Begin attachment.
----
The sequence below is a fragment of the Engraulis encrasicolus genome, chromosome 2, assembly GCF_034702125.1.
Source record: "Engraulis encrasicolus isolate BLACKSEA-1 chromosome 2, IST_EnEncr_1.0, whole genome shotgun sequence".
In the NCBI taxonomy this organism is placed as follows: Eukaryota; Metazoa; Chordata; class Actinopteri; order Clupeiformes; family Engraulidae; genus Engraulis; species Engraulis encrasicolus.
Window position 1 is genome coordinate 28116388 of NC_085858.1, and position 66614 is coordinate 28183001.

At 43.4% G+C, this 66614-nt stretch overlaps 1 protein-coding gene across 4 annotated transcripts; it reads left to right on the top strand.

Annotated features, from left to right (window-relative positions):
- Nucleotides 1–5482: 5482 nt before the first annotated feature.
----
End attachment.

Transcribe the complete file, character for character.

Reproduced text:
The sequence below is a fragment of the Engraulis encrasicolus genome, chromosome 2, assembly GCF_034702125.1.
Source record: "Engraulis encrasicolus isolate BLACKSEA-1 chromosome 2, IST_EnEncr_1.0, whole genome shotgun sequence".
In the NCBI taxonomy this organism is placed as follows: Eukaryota; Metazoa; Chordata; class Actinopteri; order Clupeiformes; family Engraulidae; genus Engraulis; species Engraulis encrasicolus.
Window position 1 is genome coordinate 28116388 of NC_085858.1, and position 66614 is coordinate 28183001.

At 43.4% G+C, this 66614-nt stretch overlaps 1 protein-coding gene across 4 annotated transcripts; it reads left to right on the top strand.

Annotated features, from left to right (window-relative positions):
- Nucleotides 1–5482: 5482 nt before the first annotated feature.